Successful Entrepreneurs Who Started Out As Sole Proprietors
Sole proprietorships aren't necessarily mom-and-pop businesses. Some of the most well-known brand names have their roots in a sole proprietor business structure. We profile a few large companies that were started by sole proprietors.
Sole proprietorships offer a flexible and convenient structure for small businesses.
But don't let the simplicity of a sole proprietorship fool you. Sole proprietor businesses are capable of handling complex business strategies and achieving significant growth.
Some of the most recognized names in business actually began as sole proprietorships. Although you wouldn't know it to look at them now, these companies were birthed with a single person at the helm of a small business.
The eBay concept was launched by Pierre Omidyar in response to difficulties his girlfriend encountered when she was trying to sell old Pez dispensers and other collectibles. Omidyar knew there was a huge community of people interested in selling used merchandise, and the Internet seemed like the logical place to bring them together. Using his personal webpage, he started a sole proprietorship with a prototype called Auction Web in 1995. In a short period of time, the company was incorporated and the name changed to eBay. eBay went public in 1998- but just three years earlier, it was a small, sole proprietorship.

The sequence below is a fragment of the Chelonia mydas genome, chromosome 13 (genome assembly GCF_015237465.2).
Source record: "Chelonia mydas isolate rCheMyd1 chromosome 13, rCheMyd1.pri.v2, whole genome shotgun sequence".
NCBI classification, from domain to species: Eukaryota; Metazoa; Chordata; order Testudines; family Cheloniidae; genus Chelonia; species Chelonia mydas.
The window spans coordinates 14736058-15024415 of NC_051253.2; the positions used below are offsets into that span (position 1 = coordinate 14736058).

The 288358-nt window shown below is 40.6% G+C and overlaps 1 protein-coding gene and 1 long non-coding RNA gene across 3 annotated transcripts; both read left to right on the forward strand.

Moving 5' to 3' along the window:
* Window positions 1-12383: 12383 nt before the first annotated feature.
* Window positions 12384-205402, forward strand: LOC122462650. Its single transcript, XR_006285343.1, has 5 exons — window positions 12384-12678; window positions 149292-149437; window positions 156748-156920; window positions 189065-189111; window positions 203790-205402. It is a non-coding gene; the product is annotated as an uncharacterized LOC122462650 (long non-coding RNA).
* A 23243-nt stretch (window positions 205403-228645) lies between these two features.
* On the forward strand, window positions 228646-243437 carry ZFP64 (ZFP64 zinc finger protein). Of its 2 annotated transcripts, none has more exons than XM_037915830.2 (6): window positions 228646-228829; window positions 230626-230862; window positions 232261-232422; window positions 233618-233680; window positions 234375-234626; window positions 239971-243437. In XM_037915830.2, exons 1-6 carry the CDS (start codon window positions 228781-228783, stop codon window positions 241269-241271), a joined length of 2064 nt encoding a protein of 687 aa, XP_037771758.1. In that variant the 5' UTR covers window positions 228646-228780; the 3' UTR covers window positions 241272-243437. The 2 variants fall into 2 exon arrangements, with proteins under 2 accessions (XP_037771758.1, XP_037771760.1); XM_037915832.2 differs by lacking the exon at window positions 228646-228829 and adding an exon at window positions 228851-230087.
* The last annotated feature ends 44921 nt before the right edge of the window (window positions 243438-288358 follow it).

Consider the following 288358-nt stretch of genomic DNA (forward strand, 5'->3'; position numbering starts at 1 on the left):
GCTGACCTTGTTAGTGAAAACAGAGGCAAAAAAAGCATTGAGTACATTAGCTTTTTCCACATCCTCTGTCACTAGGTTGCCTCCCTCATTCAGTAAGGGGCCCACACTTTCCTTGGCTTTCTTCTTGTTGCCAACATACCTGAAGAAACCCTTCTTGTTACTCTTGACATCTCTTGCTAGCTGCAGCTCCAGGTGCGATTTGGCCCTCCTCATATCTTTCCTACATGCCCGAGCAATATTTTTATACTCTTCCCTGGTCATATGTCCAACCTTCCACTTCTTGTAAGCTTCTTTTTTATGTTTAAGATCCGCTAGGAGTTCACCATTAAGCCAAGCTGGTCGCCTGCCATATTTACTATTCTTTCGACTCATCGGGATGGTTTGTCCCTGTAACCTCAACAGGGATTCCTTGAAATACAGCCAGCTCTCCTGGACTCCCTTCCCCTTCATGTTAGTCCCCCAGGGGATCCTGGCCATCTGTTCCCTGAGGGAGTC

Kinkos is a good example of a business that maintained a sole proprietorship business structure throughout its expansion. Like many startup leaders, founder Paul Orfelea opted to launch Kinkos as a sole proprietorship. As his company grew, he preferred to maintain the sole proprietor structure rather than transitioning to a corporate one, forming partnerships with individuals throughout the nation. When the company was sold to a private investment firm, it consisted of 450 different partnerships. Inconvenient? Maybe – but it's proof that you can grow substantially using a sole proprietorship business structure.
Ann Withey (co-creator of Smartfood popcorn) launched Annie's Homegrown to make and sell organic pasta, meals, and snacks. Despite the company's success, she chose to operate it as a sole proprietorship because it gave her the ability to focus on the creative aspects of the company as well as the flexibility to take new products to market quickly. Annie's Homegrown eventually went public in 1998, but their example illustrates the benefits of a sole proprietorship for successful small businesses.
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